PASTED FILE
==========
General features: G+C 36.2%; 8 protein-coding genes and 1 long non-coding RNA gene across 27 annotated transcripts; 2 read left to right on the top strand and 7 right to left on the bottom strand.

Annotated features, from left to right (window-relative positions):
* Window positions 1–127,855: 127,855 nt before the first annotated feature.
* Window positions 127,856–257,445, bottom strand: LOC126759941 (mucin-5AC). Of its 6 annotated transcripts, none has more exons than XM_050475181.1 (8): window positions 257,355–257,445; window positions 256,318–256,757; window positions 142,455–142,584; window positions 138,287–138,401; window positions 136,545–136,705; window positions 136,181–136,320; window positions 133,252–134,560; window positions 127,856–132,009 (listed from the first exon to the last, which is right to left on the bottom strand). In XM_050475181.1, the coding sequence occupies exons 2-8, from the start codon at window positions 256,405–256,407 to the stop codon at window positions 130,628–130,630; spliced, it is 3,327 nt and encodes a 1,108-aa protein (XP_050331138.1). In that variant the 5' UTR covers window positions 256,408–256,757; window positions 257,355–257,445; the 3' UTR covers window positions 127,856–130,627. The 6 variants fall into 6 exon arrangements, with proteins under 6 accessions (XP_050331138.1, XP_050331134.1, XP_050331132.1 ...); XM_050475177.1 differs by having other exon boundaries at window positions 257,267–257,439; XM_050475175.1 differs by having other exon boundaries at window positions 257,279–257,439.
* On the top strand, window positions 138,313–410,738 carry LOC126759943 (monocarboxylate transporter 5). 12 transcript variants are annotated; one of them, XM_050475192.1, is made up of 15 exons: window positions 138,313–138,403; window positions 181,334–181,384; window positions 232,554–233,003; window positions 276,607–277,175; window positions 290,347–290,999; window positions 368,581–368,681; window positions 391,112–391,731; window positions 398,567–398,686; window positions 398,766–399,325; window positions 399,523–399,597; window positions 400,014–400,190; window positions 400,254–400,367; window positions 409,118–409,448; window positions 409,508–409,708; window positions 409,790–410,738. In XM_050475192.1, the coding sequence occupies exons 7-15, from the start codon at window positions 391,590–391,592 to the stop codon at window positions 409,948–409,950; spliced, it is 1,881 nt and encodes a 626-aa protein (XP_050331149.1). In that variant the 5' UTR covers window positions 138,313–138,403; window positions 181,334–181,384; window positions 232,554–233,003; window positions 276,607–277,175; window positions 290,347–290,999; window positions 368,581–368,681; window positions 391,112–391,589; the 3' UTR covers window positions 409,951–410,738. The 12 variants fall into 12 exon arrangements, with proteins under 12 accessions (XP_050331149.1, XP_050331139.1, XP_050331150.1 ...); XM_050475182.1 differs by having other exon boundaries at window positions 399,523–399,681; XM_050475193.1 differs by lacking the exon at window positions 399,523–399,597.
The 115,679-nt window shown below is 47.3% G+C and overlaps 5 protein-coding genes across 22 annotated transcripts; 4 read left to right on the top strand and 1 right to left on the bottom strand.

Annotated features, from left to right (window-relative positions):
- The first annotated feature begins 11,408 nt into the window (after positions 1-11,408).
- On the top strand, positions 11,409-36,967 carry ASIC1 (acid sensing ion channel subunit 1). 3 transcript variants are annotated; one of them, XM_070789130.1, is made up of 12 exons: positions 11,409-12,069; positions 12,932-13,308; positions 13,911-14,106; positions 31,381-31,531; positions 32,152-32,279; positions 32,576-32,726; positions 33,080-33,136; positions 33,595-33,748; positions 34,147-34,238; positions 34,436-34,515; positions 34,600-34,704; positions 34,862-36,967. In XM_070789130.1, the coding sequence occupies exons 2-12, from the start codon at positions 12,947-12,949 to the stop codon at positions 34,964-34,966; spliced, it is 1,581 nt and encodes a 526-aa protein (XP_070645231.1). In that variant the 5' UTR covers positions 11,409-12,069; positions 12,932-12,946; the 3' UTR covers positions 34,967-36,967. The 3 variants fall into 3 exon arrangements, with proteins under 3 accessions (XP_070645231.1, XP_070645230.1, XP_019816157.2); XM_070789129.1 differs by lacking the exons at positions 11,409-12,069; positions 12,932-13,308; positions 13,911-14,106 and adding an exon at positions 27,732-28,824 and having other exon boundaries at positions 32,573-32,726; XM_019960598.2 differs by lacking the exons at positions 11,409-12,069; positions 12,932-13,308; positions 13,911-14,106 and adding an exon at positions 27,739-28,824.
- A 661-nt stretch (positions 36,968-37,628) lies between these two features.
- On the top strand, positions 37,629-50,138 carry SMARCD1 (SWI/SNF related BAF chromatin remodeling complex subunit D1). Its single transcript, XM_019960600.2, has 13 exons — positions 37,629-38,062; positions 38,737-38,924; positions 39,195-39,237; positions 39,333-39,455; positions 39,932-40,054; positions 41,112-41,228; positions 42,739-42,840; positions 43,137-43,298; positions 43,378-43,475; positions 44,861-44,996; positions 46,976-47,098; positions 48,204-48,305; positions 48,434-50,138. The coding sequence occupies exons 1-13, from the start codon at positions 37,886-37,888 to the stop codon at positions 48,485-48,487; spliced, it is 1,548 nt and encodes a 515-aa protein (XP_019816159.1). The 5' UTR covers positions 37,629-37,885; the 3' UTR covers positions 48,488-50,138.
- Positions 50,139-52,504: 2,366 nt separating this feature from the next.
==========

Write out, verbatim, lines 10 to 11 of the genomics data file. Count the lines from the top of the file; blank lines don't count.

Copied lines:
- A 661-nt stretch (positions 36,968-37,628) lies between these two features.
- On the top strand, positions 37,629-50,138 carry SMARCD1 (SWI/SNF related BAF chromatin remodeling complex subunit D1). Its single transcript, XM_019960600.2, has 13 exons — positions 37,629-38,062; positions 38,737-38,924; positions 39,195-39,237; positions 39,333-39,455; positions 39,932-40,054; positions 41,112-41,228; positions 42,739-42,840; positions 43,137-43,298; positions 43,378-43,475; positions 44,861-44,996; positions 46,976-47,098; positions 48,204-48,305; positions 48,434-50,138. The coding sequence occupies exons 1-13, from the start codon at positions 37,886-37,888 to the stop codon at positions 48,485-48,487; spliced, it is 1,548 nt and encodes a 515-aa protein (XP_019816159.1). The 5' UTR covers positions 37,629-37,885; the 3' UTR covers positions 48,488-50,138.